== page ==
Trump denounces 'act of pure evil,' will visit Las Vegas Wednesday

    President Donald Trump speaks from the White House on Oct. 2, 2017 after a mass shooting that left more than 50 people dead in Las Vegas. (CNN)

    President Donald Trump called the mass shooting that occurred in Las Vegas on Sunday night "an act of pure evil."

    Addressing the nation on Monday morning, Trump said the country is "joined together today in sadness, shock, and grief" in the wake of the deadliest mass shooting in U.S. history.

    The president praised the "true professionalism" of Las Vegas police in responding to the attack, which left at least 50 people dead and 400 injured.

    “To the families of the victims, we are praying for you and we are here for you, and we ask God to help you through this very dark period,” he said.

    Trump emphasized the need for unity to provide support for the families of the victims. He said he will travel to Las Vegas Wednesday to meet with law enforcement, first responders, and victims.

    “Though we feel such great anger at the senseless murder of our fellow citizens, it is our love that defines us today,” he said.

    Trump has ordered flags to be flown at half-staff until sunset on October 6 out of respect for the victims.

    Earlier Monday, the president had tweeted a statement of sympathy.

    "My warmest condolences and sympathies to the victims and families of the terrible Las Vegas shooting," he tweeted. "God bless you!"

    As of 9 a.m. ET Monday, police said at least 50 people were dead and 400 injured after a gunman opened fire on the crowd at a country music concert on the Las Vegas Strip. The shooter, identified as 64-year-old Stephen Paddock, was positioned at a window on the 32nd floor of the Mandalay Bay Casino. He died at the scene after a confrontation with police.

    “The President has been briefed on the horrific tragedy in Las Vegas. We are monitoring the situation closely and offer our full support to state and local officials. All of those affected are in our thoughts and prayers,” Press Secretary Sarah Sanders said in a separate statement.

    Vice President Mike Pence told victims of the "senseless violence" that "the hearts & prayers of the American people," and he thanked first responders for their bravery.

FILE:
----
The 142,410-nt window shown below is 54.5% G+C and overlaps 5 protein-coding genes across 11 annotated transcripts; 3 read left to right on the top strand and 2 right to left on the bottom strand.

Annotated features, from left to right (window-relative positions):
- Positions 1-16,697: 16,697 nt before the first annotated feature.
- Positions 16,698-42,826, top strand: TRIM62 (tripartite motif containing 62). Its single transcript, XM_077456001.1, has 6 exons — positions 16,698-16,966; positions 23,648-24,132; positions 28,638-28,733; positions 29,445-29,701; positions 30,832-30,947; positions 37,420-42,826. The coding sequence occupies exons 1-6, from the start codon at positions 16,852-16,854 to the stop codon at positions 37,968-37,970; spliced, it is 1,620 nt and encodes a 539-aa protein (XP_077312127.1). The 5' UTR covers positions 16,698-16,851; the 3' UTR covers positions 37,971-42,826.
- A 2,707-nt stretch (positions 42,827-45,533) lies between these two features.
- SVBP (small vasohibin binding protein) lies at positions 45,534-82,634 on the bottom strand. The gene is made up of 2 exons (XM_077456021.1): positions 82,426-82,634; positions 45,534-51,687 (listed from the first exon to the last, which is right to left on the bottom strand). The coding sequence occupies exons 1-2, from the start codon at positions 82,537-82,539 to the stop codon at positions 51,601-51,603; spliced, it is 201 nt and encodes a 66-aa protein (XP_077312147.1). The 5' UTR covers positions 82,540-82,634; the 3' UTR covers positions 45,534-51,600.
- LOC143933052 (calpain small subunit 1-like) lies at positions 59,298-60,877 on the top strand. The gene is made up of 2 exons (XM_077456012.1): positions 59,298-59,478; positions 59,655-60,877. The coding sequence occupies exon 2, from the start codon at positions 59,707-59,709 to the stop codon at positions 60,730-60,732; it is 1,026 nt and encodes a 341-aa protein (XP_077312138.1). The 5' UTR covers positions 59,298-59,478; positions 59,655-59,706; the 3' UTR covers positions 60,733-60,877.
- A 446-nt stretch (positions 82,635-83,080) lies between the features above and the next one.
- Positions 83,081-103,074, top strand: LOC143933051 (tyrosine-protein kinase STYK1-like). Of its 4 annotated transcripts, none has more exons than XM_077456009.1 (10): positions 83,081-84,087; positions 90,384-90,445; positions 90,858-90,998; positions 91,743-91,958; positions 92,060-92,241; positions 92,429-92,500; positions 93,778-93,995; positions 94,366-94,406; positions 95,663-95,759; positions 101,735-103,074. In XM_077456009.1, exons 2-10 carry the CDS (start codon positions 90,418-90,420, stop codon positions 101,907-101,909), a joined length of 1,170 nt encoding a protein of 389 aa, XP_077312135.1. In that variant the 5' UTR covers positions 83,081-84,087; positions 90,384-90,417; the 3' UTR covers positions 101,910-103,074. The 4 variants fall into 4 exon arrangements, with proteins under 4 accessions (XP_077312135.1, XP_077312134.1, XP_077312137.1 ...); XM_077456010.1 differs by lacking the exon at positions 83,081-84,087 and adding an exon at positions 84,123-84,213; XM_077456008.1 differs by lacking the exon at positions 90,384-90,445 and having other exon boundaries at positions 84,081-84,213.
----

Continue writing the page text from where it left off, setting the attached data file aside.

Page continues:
According to the Department of Homeland Security, there are no known credible threats against other public venues at this time.

    "Our collective hearts are breaking for the victims and their families," tweeted Ivanka Trump.

    First Lady Melania Trump also offered prayers for the victims.

    House Minority Leader Nancy Pelosi, D-Calif., released a similar statement of support.

    Rep. Dina Titus, D-Nev., who represents most of Las Vegas said her office is working closely with local and federal authorities to provide support.

    "We are a resilient and benevolent town that will not be intimidated by acts of violence," Titus said.

    Sen. Dean Heller, R-Nev., said he has been in touch with the state's governor and attorney general and is monitoring the situation.

    Sen. Catherine Cortez Masto shared information for those interested in donating blood for victims of the "senseless tragedy."

    The chairman of the Senate Homeland Security Committee, Sen. Ron Johnson, R-Wis., said his committee will provide support the federal investigation of the shooting.

    “My heart goes out to the victims, their families and the brave men and women who risked their lives to save others," he said in a statement. "My committee will work to support the federal role in investigating this attack and protecting against further threats. As Americans we must unite to defeat threats to our nation's security – both foreign and domestic.”

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